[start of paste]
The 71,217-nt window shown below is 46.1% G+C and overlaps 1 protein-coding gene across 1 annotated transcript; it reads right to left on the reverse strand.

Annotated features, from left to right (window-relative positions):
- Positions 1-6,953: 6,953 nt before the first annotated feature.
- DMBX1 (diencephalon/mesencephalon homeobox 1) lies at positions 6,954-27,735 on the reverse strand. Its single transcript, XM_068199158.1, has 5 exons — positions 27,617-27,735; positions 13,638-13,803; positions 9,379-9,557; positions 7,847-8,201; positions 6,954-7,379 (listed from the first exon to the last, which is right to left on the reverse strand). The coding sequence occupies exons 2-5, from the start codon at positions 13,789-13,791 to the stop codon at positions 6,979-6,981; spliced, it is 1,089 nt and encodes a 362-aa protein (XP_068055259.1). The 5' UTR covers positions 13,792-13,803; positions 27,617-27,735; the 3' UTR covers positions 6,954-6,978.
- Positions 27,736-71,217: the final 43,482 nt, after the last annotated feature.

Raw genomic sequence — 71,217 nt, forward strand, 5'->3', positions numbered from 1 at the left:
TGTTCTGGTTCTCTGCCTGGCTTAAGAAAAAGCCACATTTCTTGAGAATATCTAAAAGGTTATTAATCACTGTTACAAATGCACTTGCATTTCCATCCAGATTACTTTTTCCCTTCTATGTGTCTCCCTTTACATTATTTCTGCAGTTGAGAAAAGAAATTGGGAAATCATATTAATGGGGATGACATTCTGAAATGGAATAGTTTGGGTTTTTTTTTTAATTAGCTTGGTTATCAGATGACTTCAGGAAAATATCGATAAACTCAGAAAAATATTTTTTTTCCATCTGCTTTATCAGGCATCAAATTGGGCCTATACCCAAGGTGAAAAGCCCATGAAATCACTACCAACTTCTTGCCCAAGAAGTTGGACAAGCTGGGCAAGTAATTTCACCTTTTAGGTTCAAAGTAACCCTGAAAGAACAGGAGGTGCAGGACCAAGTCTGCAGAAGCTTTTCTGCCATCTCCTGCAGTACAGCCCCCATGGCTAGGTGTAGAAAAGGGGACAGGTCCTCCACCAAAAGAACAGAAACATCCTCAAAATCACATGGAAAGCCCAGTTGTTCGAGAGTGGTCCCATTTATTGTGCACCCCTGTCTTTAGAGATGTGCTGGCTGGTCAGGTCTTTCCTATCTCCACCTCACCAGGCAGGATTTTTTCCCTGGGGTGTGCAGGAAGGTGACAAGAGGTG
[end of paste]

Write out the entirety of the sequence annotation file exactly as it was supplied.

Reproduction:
The 71,217-nt window shown below is 46.1% G+C and overlaps 1 protein-coding gene across 1 annotated transcript; it reads right to left on the reverse strand.

Annotated features, from left to right (window-relative positions):
- Positions 1-6,953: 6,953 nt before the first annotated feature.
- DMBX1 (diencephalon/mesencephalon homeobox 1) lies at positions 6,954-27,735 on the reverse strand. Its single transcript, XM_068199158.1, has 5 exons — positions 27,617-27,735; positions 13,638-13,803; positions 9,379-9,557; positions 7,847-8,201; positions 6,954-7,379 (listed from the first exon to the last, which is right to left on the reverse strand). The coding sequence occupies exons 2-5, from the start codon at positions 13,789-13,791 to the stop codon at positions 6,979-6,981; spliced, it is 1,089 nt and encodes a 362-aa protein (XP_068055259.1). The 5' UTR covers positions 13,792-13,803; positions 27,617-27,735; the 3' UTR covers positions 6,954-6,978.
- Positions 27,736-71,217: the final 43,482 nt, after the last annotated feature.

Raw genomic sequence — 71,217 nt, forward strand, 5'->3', positions numbered from 1 at the left:
TGTTCTGGTTCTCTGCCTGGCTTAAGAAAAAGCCACATTTCTTGAGAATATCTAAAAGGTTATTAATCACTGTTACAAATGCACTTGCATTTCCATCCAGATTACTTTTTCCCTTCTATGTGTCTCCCTTTACATTATTTCTGCAGTTGAGAAAAGAAATTGGGAAATCATATTAATGGGGATGACATTCTGAAATGGAATAGTTTGGGTTTTTTTTTTAATTAGCTTGGTTATCAGATGACTTCAGGAAAATATCGATAAACTCAGAAAAATATTTTTTTTCCATCTGCTTTATCAGGCATCAAATTGGGCCTATACCCAAGGTGAAAAGCCCATGAAATCACTACCAACTTCTTGCCCAAGAAGTTGGACAAGCTGGGCAAGTAATTTCACCTTTTAGGTTCAAAGTAACCCTGAAAGAACAGGAGGTGCAGGACCAAGTCTGCAGAAGCTTTTCTGCCATCTCCTGCAGTACAGCCCCCATGGCTAGGTGTAGAAAAGGGGACAGGTCCTCCACCAAAAGAACAGAAACATCCTCAAAATCACATGGAAAGCCCAGTTGTTCGAGAGTGGTCCCATTTATTGTGCACCCCTGTCTTTAGAGATGTGCTGGCTGGTCAGGTCTTTCCTATCTCCACCTCACCAGGCAGGATTTTTTCCCTGGGGTGTGCAGGAAGGTGACAAGAGGTG